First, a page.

At the American Express tournament at PGA West some 10 days ago, 20-year-old Nick Dunlap from Alabama, the reigning US Amateur champion, became the first amateur golfer to win on the PGA Tour for 33 years. His immediate predecessor had been Phil Mickelson, in Tucson in 1991. Before him it had been Scott Verplank (1985). Then one has to go back to Doug Sanders in 1956. (It has happened just three times ever in Europe, most recently Shane Lowry at the Irish Open in 2009.)
That stat means that neither Jack Nicklaus nor Tiger Woods won on the PGA Tour as an amateur. In his book, The Greatest Game of All, Nicklaus recalled agonising in November 1961 over whether to turn pro or carry on selling insurance. “I still thought of [Bobby] Jones as the greatest golfer who ever lived. My ambition, as it had been since I had first broken 80, was to see how close I could come to duplicating Jones’s superlative record. [Jones won 13 major titles, including the original and inimitable Grand Slam in 1930.] If I turned pro, that would all be finished.” He turned pro. His first win as a professional was the 1962 US Open.
Jones won that particular championship four times between 1923 and 1930, during a period when such heroics by non-professionals were not unusual. There was Francis Ouimet (1913), Jerome Travers (1915), Chick Evans (1916) and Johnny Goodman (1933). He was the last amateur to win a major championship for which professionals were also eligible, although in 1956 Ken Venturi should have won the Masters: he shot 80 in the final round and only lost by a shot.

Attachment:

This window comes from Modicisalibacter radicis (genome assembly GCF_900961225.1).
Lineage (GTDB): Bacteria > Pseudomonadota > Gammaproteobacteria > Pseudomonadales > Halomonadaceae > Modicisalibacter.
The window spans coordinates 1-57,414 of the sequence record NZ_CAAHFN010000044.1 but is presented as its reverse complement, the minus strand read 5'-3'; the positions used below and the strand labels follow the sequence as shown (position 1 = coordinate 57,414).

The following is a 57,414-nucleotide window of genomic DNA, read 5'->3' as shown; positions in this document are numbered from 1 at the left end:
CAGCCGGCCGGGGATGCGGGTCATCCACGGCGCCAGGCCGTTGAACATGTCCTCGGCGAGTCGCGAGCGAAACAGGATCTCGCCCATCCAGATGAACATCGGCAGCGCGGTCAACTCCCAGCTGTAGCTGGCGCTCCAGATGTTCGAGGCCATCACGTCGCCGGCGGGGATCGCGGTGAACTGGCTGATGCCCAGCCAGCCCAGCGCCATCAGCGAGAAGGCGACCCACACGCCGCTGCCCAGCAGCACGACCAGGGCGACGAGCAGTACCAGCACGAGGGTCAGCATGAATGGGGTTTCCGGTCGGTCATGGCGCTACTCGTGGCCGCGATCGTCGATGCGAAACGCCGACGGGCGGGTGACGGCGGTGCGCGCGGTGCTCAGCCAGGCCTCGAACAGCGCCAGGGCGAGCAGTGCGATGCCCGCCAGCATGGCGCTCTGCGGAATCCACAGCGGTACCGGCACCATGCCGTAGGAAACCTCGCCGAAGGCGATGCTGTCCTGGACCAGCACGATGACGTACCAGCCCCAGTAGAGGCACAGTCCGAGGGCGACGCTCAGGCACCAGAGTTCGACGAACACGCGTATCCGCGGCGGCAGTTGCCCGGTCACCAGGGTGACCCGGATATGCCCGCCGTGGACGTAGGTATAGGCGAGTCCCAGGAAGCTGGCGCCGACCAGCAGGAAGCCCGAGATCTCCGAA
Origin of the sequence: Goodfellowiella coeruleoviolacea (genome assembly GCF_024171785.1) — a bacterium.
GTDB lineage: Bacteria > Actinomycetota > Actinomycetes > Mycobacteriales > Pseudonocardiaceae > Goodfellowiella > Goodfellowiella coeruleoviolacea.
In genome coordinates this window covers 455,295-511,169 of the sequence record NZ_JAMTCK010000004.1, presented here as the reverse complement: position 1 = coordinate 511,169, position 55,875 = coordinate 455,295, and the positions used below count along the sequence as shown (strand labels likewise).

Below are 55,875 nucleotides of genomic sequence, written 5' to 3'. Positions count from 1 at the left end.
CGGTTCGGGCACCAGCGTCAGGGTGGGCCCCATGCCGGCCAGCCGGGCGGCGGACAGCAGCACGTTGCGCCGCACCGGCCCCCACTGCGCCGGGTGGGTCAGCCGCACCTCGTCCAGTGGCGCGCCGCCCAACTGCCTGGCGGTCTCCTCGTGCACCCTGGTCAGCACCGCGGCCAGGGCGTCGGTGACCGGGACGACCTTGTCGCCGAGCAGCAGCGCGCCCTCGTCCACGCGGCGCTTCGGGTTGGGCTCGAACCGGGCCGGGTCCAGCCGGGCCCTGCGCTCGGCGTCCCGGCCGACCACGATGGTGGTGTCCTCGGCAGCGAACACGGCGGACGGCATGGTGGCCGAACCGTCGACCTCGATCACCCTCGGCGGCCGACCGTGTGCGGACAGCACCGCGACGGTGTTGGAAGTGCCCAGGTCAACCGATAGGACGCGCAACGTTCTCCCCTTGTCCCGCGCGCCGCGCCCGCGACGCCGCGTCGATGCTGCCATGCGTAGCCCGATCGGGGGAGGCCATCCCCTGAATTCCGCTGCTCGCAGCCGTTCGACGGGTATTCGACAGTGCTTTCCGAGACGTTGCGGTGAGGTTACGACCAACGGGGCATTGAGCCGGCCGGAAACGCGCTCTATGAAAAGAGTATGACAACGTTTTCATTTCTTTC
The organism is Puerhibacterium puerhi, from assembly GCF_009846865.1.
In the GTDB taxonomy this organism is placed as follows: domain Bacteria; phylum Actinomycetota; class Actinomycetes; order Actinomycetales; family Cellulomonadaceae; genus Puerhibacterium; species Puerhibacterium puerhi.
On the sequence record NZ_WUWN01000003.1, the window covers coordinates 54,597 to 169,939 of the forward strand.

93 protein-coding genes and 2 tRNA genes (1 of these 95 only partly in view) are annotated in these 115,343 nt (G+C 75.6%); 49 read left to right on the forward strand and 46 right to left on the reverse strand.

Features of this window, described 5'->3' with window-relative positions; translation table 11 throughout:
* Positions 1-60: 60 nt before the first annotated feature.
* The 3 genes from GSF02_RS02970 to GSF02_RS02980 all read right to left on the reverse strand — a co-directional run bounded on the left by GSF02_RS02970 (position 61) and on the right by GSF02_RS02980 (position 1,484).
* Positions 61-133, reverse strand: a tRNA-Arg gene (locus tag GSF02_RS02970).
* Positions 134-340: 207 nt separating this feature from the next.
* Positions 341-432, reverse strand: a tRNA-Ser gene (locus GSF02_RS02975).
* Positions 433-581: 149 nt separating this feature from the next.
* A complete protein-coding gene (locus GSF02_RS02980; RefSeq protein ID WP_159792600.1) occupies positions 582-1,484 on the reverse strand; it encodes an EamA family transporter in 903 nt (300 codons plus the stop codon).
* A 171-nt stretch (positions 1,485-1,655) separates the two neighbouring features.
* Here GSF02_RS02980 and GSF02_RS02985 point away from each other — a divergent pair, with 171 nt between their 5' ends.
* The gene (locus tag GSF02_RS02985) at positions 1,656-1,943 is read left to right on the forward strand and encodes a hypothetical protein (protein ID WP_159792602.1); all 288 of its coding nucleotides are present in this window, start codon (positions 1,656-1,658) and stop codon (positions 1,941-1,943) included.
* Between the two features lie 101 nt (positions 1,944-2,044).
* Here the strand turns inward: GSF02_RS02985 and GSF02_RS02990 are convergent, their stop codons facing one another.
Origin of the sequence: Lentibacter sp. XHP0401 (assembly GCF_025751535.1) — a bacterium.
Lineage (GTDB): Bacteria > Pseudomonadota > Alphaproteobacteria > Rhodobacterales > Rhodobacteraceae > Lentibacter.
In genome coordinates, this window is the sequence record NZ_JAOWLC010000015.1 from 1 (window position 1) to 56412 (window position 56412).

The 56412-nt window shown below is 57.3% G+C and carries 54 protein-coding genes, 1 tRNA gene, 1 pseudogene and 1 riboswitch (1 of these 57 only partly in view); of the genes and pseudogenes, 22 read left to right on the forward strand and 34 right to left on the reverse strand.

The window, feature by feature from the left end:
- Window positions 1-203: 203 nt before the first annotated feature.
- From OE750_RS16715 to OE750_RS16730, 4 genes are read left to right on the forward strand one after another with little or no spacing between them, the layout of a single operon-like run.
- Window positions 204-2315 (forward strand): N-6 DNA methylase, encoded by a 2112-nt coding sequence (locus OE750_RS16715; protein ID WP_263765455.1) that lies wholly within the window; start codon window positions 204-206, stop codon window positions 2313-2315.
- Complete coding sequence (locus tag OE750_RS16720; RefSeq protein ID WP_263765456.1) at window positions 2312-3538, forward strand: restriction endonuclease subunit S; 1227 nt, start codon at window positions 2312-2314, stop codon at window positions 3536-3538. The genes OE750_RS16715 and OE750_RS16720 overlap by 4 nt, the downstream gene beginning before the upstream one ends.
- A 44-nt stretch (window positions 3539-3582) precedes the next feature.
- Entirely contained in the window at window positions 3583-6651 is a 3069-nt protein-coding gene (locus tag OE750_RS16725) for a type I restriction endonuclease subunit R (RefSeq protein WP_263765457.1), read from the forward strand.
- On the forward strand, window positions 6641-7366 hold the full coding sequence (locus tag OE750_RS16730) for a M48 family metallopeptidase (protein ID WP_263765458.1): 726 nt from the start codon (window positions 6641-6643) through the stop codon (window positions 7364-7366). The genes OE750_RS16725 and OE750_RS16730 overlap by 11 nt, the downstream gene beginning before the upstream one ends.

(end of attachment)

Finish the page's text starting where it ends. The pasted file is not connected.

When Mickelson won in Tucson, he seemed to have blown his chances when he made a triple-bogey on the 14th. Not a bit of it! Two birdies got him home by a shot. Similarly, an early double-bogey seemed it might derail Dunlap’s endeavours in the desert, but he kept on going and won by a stroke from Christiaan Bezuidenhout (who therefore collected the winner’s cheque). Amid those names from over a century ago to which I previously alluded, at the age of 20 years and 29 days, Dunlap bettered Chick Evans’s mark from 1910 of being the youngest amateur to win on the Tour. He is also the second-youngest winner since the Second World War. Jordan Spieth won aged 19.
Dunlap has always been a prodigy. He shot a round of 59 when he was just 12. It’s no shock that Woods is the guy he would like to try to emulate. “I know that’s an extremely high bar,” he said, “and I don’t know if that comes across as really cocky or not, but I consider him the greatest ever.” But there was also an echo of the dilemma Nicklaus considered that he had in 1961. Asked if he was going to turn pro, Dunlap replied: “Oh boy, I have no idea. I really don’t. It’s really cool to have that opportunity.”
That was Sunday. By Thursday he had turned pro. Well before we hear the first cuckoo of spring, he will doubtless have been linked with LIV.
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